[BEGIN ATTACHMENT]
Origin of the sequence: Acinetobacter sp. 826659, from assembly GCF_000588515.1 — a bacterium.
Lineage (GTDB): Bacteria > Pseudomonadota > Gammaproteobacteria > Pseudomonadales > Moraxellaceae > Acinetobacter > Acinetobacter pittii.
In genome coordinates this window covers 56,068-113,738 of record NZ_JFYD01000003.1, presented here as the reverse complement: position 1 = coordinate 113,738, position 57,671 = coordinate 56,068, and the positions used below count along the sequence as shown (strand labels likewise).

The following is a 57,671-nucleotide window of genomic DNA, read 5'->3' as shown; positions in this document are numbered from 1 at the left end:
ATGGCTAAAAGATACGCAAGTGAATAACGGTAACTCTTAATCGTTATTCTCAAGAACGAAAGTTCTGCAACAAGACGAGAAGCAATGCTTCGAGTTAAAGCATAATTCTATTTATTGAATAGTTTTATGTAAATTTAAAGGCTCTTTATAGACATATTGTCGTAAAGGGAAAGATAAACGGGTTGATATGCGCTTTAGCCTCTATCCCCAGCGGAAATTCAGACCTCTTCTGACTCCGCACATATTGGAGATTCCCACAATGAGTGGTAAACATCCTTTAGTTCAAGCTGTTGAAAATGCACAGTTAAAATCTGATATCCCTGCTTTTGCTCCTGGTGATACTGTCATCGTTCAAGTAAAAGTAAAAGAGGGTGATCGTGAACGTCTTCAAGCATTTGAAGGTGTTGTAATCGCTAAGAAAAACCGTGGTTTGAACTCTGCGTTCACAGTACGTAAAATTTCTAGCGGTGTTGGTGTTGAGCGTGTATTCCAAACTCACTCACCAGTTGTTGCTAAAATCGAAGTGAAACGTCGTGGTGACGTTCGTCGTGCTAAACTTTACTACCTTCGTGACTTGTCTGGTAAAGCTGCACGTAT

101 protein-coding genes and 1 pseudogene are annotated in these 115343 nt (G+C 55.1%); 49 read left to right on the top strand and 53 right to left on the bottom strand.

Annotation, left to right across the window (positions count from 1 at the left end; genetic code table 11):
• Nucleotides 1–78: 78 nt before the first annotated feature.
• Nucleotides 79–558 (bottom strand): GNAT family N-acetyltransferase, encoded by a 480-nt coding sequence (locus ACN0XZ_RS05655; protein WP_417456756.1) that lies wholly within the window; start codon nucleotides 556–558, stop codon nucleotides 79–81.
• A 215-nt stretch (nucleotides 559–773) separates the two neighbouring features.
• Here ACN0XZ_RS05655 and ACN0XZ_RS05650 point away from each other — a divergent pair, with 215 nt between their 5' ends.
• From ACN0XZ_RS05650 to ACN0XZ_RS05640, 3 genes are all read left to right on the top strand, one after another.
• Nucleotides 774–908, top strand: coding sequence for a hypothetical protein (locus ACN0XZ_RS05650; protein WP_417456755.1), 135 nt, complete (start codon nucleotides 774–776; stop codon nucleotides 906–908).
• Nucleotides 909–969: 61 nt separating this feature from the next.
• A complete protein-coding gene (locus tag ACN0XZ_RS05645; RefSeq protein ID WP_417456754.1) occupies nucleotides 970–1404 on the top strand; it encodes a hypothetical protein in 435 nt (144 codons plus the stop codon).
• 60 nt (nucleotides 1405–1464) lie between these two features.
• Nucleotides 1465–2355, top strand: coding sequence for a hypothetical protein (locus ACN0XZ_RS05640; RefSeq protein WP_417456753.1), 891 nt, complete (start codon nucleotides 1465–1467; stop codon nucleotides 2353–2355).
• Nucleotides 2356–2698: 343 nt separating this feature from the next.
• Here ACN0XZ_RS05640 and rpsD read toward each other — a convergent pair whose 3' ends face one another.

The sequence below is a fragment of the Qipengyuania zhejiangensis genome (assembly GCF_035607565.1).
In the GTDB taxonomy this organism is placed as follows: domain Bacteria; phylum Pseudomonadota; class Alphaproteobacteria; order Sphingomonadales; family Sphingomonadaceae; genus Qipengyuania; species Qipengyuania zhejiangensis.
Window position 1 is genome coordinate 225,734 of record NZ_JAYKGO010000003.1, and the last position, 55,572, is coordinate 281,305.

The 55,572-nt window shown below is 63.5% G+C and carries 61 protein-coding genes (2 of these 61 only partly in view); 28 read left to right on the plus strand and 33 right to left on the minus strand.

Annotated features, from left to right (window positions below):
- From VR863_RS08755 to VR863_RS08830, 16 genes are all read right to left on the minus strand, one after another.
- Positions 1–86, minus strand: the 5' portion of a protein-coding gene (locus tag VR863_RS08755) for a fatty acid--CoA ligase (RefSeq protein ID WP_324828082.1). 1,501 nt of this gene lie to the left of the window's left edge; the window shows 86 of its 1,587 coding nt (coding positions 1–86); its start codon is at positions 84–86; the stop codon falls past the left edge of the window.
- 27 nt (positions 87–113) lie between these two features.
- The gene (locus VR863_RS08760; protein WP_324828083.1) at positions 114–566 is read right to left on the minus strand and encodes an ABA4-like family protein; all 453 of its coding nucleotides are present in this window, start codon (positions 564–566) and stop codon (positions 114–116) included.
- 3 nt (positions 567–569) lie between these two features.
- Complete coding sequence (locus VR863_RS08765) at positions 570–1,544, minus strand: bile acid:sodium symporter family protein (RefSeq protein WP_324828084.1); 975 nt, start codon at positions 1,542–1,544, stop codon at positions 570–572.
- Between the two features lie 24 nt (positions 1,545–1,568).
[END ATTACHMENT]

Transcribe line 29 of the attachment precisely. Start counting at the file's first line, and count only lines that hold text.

- 3 nt (positions 567–569) lie between these two features.